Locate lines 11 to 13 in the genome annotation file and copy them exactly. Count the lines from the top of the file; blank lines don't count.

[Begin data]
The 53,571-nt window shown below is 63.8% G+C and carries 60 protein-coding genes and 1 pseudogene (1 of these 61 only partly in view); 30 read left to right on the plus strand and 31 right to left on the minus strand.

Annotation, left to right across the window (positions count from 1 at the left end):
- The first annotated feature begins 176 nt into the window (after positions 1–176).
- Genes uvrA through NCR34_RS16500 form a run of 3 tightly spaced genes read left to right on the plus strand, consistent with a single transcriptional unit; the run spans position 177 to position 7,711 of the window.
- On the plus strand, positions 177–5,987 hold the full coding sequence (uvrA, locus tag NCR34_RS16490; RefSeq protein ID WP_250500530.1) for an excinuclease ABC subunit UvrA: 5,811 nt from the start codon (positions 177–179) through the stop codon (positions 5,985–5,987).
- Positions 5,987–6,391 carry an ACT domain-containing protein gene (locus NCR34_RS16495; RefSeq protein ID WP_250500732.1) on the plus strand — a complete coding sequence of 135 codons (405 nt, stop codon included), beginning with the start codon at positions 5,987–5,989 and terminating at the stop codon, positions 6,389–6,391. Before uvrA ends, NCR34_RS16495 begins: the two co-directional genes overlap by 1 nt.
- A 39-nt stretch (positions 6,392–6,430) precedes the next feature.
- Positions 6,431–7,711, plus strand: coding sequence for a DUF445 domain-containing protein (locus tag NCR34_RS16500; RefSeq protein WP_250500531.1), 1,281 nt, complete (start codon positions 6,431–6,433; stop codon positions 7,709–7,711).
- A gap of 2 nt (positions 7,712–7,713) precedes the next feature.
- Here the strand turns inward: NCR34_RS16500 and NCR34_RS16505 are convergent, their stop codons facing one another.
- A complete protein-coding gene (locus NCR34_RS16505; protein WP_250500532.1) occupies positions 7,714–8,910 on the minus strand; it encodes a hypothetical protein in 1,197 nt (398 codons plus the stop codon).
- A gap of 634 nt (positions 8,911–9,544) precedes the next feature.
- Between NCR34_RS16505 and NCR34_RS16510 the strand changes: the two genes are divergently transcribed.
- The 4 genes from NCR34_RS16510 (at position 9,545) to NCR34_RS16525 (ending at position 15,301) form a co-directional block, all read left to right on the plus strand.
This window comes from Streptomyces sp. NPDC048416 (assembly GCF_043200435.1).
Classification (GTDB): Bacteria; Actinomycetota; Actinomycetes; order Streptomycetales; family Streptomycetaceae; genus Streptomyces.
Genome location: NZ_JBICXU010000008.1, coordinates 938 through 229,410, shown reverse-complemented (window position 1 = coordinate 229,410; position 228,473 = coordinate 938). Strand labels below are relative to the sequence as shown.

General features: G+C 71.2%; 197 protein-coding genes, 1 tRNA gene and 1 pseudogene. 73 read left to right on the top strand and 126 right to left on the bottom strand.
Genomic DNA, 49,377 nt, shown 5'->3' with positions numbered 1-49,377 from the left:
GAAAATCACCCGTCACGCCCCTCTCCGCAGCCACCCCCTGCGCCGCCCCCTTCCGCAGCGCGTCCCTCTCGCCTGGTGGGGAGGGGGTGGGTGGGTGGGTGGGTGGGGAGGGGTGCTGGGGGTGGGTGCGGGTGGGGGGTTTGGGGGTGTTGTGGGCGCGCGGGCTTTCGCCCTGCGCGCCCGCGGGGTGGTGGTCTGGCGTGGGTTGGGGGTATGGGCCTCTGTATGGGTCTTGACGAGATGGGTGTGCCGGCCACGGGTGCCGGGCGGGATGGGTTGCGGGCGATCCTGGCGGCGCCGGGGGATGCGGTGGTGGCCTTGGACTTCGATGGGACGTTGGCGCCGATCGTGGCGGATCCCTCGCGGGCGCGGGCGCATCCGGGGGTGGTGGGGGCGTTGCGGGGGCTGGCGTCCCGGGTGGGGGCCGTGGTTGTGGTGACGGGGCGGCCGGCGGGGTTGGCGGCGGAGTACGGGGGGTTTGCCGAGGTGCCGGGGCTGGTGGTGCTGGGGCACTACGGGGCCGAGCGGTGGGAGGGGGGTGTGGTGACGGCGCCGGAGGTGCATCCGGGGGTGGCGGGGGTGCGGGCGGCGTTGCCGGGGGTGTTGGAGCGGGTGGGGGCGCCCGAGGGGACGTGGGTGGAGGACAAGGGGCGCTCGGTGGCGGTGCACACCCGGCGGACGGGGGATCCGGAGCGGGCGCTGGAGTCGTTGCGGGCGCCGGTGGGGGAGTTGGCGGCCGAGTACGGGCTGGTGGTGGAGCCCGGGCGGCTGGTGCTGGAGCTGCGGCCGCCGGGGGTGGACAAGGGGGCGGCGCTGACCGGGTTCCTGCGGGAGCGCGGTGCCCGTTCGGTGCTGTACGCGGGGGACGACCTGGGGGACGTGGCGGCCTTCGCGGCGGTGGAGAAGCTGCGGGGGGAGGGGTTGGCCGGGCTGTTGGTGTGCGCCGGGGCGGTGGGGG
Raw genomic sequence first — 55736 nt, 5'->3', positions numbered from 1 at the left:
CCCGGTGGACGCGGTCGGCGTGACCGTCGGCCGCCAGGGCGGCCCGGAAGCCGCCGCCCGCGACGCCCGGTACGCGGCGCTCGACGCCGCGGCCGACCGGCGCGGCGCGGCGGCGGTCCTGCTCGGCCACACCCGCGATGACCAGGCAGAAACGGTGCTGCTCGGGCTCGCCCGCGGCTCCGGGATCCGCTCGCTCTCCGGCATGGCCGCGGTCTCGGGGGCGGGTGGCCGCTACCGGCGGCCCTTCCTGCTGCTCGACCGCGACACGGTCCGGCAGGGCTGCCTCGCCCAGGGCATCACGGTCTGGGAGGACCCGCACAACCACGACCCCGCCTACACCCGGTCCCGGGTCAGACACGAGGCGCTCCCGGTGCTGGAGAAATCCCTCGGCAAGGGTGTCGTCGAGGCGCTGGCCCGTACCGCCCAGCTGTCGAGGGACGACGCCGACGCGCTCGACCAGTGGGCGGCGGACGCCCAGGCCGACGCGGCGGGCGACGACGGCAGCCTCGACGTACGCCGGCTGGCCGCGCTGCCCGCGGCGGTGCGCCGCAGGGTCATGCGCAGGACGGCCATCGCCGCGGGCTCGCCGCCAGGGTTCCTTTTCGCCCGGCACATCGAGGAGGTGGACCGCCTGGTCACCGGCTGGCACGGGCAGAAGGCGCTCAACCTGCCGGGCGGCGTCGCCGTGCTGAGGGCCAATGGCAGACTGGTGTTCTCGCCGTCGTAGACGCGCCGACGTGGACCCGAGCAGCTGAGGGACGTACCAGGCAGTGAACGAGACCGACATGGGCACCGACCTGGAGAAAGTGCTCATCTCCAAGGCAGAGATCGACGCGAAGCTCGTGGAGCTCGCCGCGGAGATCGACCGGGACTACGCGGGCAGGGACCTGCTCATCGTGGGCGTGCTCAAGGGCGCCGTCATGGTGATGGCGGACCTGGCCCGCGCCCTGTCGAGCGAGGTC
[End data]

- A complete protein-coding gene (locus NCR34_RS16505; protein WP_250500532.1) occupies positions 7,714–8,910 on the minus strand; it encodes a hypothetical protein in 1,197 nt (398 codons plus the stop codon).
- A gap of 634 nt (positions 8,911–9,544) precedes the next feature.
- Between NCR34_RS16505 and NCR34_RS16510 the strand changes: the two genes are divergently transcribed.